– Virgin companies are decentralized, and staff are encouraged to run the businesses as if they’re the owners. Many of Virgin’s businesses—e.g. Virgin Australia airline and Virgin Active health club—come from pitches from Virgin staff or external teams. Where the idea is sound and the management team is promising, Virgin puts its resources behind the ideas. Virgin also invites employees from Virgin businesses around the world to apply for projects, which brings people together, create bonds and deliver new solutions.
In our complete summary, we also cover Branson’s tips and ideas on Management & Communications (e.g. what it means to be a leader vs a boss, balancing digital comms with face-to-face interactions), Customer Service & Branding (e.g. what it means to build a brand and brand awareness, how customer service can be a competitive advantage), and Innovation & Learning (e.g. how the Virgin Group evaluates whether to take up a business opportunity, Branson’s views on risks and failures). Read more from the book here.
Branson sees entrepreneurship as a force for change, and believes businesses can shape the world for the better. That’s why Virgin will only enter businesses where they can shake up the industry and add tremendous value to customers. Many of our planet’s problems can also be creatively solved by businesses, such as renewable energy, clean water, and sustainable food sources.
In the book, Branson shares about Virgin’s airline, music and finance businesses, as well as their forays into deep-sea exploration, space-travel, etc. He also shares his views on topics like how to win the war on drugs, kick-start the economy etc. Do get a detailed overview from our full book summary.
In the meantime, let’s zoom in on a couple of ideas and tips about launching your business.
Branson recommends that you start small and allow your business to grow organically.
• If you’re new to business, start with a simple idea that can be brought to life by an individual. Test our your business acumen and skills over the weekends or evenings, but keep your job until you’re sure your business can work.
• The early stages of business growth will forge the company’s culture naturally. For Virgin, the founders’ desire for fun and inclusion shaped some of the core elements of the business, purely by accident rather than design. Grow at a pace you’re comfortable with, and allow your people to evolve with you.
• Branson shares 4 important tips to remember for your business launch: Stay on target, get realistic costs estimates, hire right, and step down when it’s time. [We explain these in more detail in our full summary].
If you’re looking to raise funds for your business, Branson suggests that you consider borrowing from family/ friends, and/or applying for bank loads (based on your business idea or with your assets as collateral)–these give you more flexibility to grow the business.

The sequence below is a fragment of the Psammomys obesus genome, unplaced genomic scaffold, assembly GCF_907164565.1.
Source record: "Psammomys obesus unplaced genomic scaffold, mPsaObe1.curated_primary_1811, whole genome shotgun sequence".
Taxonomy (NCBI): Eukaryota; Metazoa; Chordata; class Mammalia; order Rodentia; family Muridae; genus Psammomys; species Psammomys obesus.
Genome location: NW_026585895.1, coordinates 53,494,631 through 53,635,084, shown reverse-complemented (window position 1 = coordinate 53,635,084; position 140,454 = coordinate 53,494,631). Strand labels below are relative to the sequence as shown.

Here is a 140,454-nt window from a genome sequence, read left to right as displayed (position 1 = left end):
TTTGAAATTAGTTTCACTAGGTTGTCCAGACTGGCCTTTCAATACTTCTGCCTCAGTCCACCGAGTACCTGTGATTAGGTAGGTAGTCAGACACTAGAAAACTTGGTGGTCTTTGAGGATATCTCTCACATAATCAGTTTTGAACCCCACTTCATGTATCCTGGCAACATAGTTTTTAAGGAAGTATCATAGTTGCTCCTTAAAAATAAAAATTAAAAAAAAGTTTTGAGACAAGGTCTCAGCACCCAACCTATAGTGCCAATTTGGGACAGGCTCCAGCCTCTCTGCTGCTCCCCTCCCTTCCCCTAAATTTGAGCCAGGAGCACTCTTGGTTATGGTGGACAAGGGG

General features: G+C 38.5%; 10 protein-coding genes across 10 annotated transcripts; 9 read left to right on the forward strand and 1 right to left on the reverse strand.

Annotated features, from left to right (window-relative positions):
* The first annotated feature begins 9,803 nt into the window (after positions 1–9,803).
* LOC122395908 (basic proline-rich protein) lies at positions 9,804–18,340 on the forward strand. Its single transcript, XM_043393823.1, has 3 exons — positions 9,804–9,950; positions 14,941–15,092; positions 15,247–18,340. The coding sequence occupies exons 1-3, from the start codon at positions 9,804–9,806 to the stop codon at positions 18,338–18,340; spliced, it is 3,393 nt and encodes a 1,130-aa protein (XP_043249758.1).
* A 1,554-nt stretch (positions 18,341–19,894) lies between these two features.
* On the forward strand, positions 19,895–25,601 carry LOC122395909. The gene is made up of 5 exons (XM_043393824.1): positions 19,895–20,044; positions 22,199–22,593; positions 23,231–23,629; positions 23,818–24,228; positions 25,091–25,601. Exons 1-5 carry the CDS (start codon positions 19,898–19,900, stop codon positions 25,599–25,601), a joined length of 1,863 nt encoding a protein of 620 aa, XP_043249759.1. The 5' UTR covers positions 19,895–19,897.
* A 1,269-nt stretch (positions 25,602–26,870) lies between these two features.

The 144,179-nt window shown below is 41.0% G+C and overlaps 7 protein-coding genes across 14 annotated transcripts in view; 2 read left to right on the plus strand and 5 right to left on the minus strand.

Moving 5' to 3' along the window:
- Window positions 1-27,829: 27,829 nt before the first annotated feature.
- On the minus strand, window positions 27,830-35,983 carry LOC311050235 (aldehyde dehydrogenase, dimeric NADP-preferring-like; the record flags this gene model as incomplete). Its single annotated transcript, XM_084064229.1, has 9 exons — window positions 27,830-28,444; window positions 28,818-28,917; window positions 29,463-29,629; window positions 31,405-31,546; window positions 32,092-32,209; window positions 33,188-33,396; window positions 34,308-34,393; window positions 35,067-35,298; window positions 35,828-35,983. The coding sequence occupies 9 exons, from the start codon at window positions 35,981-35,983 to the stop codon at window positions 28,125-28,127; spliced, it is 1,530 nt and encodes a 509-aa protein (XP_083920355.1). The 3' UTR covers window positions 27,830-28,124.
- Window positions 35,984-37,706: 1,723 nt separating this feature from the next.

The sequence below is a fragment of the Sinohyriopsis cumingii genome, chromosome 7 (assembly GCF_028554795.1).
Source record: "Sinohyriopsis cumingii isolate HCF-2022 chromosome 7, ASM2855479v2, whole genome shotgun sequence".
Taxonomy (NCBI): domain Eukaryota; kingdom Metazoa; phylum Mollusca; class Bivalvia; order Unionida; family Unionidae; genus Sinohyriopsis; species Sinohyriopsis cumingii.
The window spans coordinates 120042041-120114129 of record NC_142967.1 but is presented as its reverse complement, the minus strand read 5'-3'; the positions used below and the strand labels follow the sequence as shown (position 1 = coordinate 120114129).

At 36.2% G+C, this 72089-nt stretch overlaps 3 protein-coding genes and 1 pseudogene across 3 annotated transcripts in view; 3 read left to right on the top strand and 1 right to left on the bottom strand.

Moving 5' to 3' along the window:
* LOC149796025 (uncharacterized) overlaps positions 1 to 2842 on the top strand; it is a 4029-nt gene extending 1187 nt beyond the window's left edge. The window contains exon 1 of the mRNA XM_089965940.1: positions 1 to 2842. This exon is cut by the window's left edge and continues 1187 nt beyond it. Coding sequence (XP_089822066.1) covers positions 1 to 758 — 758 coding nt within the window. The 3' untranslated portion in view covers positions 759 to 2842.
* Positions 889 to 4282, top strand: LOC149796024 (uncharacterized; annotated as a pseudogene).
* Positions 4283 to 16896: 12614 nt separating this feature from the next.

However, if you’ve decided to seek external investors, Branson believes the best investors are those who’ll take a minority stake (in return for capital and support), and give you the time and space to build a great business. Here are several tips on how to prepare for your pitch:
• Start by putting yourself in the investors’ shoes: find out if they’ve made similar investments before, how much they know about your industry, and tailor your presentation accordingly.
• Use the KISS principle (Keep it Simple, Stupid): Present a clear, succinct plan that the investors can understand and share with others. Identify the top 3 points that you want them to remember: What makes your product/service unique? How will it improve your customers’ lives? Why would people pay for it?
• Prepare in detail. Check your statistics, claims, competitors’ information and know them by heart. Be ready to defend your arguments, claims and assumptions. Rehearse, get people to ask tough questions, and refine your presentation.
• During the presentation, ask questions, listen carefully and take notes, paying careful attention to the audience’s reactions. Even if your proposal is rejected, ask for feedback, so you can learn and improve for your next pitch. Do check out our full summary on the 5 points to incorporate into your presentation.
Do read the book or our complete summary for more tips/insights on starting and growing your business. In this segment of our full summary, we share Branson’s tips and ideas on success, time-management and work-life balance. Read more from the book here.
OTHER DETAILS IN THE BOOK TO LOOK OUT FOR
The chapters in the book are like short blog articles, addressing various topics. In our complete 15-page book summary, we’ve distilled and organized the tips into the 3 main segments above. Do get a copy of the book here for the full mojo.
Learn how have fun & success growing and running a business!